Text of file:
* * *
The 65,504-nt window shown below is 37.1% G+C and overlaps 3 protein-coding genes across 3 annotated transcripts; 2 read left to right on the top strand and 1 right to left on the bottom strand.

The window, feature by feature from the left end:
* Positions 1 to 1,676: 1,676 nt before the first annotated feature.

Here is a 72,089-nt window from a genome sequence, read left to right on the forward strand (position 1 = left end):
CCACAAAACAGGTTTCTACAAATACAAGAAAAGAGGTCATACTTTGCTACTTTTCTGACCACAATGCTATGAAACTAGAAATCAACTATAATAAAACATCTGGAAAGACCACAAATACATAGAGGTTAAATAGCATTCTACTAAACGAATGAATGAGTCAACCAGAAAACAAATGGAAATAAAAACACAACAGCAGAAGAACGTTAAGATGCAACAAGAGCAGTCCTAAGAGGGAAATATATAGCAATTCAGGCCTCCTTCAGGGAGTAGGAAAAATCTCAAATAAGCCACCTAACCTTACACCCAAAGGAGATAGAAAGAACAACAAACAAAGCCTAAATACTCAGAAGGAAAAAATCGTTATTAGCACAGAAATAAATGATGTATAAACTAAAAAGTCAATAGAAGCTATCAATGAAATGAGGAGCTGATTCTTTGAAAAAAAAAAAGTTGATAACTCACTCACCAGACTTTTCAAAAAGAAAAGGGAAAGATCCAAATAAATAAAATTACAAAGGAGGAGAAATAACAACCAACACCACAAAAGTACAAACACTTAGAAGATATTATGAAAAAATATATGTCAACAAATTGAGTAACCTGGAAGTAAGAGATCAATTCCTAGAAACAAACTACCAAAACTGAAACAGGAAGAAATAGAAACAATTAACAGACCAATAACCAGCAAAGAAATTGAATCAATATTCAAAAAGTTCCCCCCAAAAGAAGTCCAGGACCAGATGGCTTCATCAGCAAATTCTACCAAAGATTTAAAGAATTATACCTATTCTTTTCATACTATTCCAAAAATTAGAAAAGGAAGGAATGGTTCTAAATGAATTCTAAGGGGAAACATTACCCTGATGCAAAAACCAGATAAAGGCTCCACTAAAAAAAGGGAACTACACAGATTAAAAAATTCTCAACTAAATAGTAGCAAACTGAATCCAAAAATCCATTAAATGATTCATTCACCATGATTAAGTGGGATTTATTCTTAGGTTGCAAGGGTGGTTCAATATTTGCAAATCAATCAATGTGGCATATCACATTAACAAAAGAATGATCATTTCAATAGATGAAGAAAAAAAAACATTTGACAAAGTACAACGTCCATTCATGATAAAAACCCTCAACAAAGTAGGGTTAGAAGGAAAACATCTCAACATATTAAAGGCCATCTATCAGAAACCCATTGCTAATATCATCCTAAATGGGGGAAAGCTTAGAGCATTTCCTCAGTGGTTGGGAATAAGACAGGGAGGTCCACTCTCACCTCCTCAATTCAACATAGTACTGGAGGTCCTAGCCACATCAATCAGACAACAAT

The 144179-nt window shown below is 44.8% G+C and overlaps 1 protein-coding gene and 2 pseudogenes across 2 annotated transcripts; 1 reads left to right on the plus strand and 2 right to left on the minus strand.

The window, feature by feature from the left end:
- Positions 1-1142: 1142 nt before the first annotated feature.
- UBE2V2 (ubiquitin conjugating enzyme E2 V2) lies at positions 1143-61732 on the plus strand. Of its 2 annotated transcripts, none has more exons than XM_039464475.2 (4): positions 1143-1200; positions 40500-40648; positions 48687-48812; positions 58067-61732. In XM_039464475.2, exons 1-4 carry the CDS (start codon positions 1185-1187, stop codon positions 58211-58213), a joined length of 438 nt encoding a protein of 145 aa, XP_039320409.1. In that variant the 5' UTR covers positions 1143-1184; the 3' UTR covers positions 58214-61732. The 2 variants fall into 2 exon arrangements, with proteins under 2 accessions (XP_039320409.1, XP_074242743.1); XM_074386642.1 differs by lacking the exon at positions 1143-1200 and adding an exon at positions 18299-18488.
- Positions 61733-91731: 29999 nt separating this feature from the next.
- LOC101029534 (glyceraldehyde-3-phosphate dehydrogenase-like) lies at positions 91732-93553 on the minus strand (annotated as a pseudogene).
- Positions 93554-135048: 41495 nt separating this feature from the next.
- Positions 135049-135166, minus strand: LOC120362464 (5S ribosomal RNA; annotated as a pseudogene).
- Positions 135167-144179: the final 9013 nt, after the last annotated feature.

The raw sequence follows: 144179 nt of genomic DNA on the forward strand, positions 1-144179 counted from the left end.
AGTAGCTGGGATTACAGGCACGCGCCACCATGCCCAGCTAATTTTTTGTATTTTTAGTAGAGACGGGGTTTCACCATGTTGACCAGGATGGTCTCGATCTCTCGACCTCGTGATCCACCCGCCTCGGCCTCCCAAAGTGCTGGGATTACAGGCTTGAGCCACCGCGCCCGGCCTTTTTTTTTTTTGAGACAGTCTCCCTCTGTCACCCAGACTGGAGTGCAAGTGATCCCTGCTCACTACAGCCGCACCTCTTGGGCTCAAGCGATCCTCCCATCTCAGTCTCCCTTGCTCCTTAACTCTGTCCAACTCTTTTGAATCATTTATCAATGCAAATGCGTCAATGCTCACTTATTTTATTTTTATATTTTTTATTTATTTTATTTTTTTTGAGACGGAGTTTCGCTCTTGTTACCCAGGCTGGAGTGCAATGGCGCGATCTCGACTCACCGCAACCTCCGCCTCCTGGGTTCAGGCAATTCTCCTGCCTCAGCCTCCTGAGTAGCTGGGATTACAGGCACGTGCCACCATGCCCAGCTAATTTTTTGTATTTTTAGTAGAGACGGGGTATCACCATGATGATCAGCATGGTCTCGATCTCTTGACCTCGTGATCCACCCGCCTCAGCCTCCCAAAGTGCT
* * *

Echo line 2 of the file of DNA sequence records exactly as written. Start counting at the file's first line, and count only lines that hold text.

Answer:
The window, feature by feature from the left end: